**Note** The following section is for reference only - your environment may differ. The directory structures are how I personally set up Exchange Mailbox Servers, which, if you set up Exchange following my "Installing Exchange in a Resource Forest" post, then feel free to create them this way.

Perform the following steps on the new Exchange server – it is very important that volumes and folders match your other DAG servers, exactly.

You should already have your E: Volume presented to your server as a drive.

1. On the C: drive, create a folder called EXVols – this folder will be used to mount our E: (Volume1).
2. Next, on the C: drive, create a folder called ExDBs – this folder will hold the Database mount points.

Creating the Volumes

3. Within the ExVols folder, create a new folder called Volume1.
4. Open Windows Disk Management to mount our volume to our ExVols folders.
5. Right-click E: and select Change Drive Letter and Paths…
6. Click Add and browse to the location of the Volume1 folder – C:\ExVols\Volume1
7. Click OK, twice

You should see the folder with a Disk icon meaning its now a Mount Point. 

Creating the Database Folders

Under the C:\ExDBs folder, create the new Database folders to match the DB’s you have on your other DAG nodes. 

In my case, we have 6, so we’ll create the following folders:


After you have your folders set, open an Elevated command prompt, and run:


This will list the available volumes for use.

In our case we know the one we want is \\?\Volume{eeadb719-54af-4384-9c90-78dbf04acf86}\ because we can see the folder Volume1 is mounted to it

Run the following command to mount DB01:

Mountvol DB01 \\?\Volume{eeadb719-54af-4384-9c90-78dbf04acf86}\

If you go to your C:\ExDBs, you’ll notice the folder icon for DB01 has changed to a mount point icon.

Now mount your other DB folders:

Mountvol DB02 \\?\Volume{eeadb719-54af-4384-9c90-78dbf04acf86}\

Mountvol DB03 \\?\Volume{eeadb719-54af-4384-9c90-78dbf04acf86}\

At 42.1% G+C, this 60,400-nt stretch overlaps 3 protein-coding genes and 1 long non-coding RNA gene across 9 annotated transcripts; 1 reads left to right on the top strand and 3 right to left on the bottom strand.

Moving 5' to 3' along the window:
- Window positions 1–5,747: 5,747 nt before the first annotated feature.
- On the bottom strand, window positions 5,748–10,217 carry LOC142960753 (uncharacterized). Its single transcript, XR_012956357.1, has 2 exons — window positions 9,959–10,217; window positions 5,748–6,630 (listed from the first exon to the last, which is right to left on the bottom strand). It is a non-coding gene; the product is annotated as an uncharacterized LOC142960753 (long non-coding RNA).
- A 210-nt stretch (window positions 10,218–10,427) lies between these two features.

Mountvol DB04 \\?\Volume{eeadb719-54af-4384-9c90-78dbf04acf86}\

Mountvol DB05 \\?\Volume{eeadb719-54af-4384-9c90-78dbf04acf86}\

Mountvol DB06 \\?\Volume{03cf7f78-ed05-4bb7-a4f0-0914f9575bdd}\

If you run mountvol again, you’ll see all DB’s mounted under the Volume1 folder.

Create Database Directory Structure

Next, we’ll create database directory structure to match those on the other DAG nodes. Each folder will have 2 folders beneath it: one folder for the Database .edb file and one for the Logs.

You can create these folders directly from Volume1 (E:) or by going to C:\ExDBs\DB01 through DB06 (they will have the same folders).

In E:\ExDBs\DB01, create a new folder named DB01.db and new folder called DB01.log.

In E:\ExDBs\DB02, create a new folder named DB02.db and new folder called DB02.log.

In E:\ExDBs\DB03, create a new folder named DB03.db and new folder called DB03.log.

In E:\ExDBs\DB04, create a new folder named DB04.db and new folder called DB04.log.

In E:\ExDBs\DB05, create a new folder named DB05.db and new folder called DB05.log.

In E:\ExDBs\DB06, create a new folder named DB06.db and new folder called DB06.log.

Add New Mailbox Server to the DAG

Run the following in the EMS:

Add-DatabaseAvailabilityGroupServer -identity DAG01 –MailboxServer "EXCH-MBX-04"

**Note** change the –MailboxServer "EXCH-MBX-04" to the name of your new server

Import/Create New Certs

Next, we’ll Export your SAN certificate from one of the other DAG nodes.

In the EAC, navigate to Servers > Certificates

Select your SAN cert, and click the ellipses, then click Export.

Enter the UNC path where you want to store the .pfx and give it a password.

Click the ellipses again and click Import

Enter the UNC path where you exported the cert to, and the password you set.

Hit the Plus Sign and select your new Mailbox Server, and hit Finish.

Do the above process again if you have any Federation Certificates

If you run Unified Messaging, you most likely have a cert provided by your internal CA; you’ll need to request a new cert, because we’ll need to add the FQDN on the new server to that cert.

Follow my previous post https://www.exchangeitup.net/2017/11/exchangesfb-um-cross-forest-with_4.html to request the new cert.

**Note** If your certs status is "invalid" or “revocation check failed” after importing, it’s likely that the server can’t get to the internet because of a proxy; make sure to set web proxy settings on the new server by following my post here:


Re-Subscribe Edge Server

Next, we’ll need to re-subscribe our Edge Server so the new Mailbox server can participate in Mail Flow.

On the Edge server, in the EMS, run:

New-EdgeSubscription -FileName C:\Temp\EdgeSubscription.xml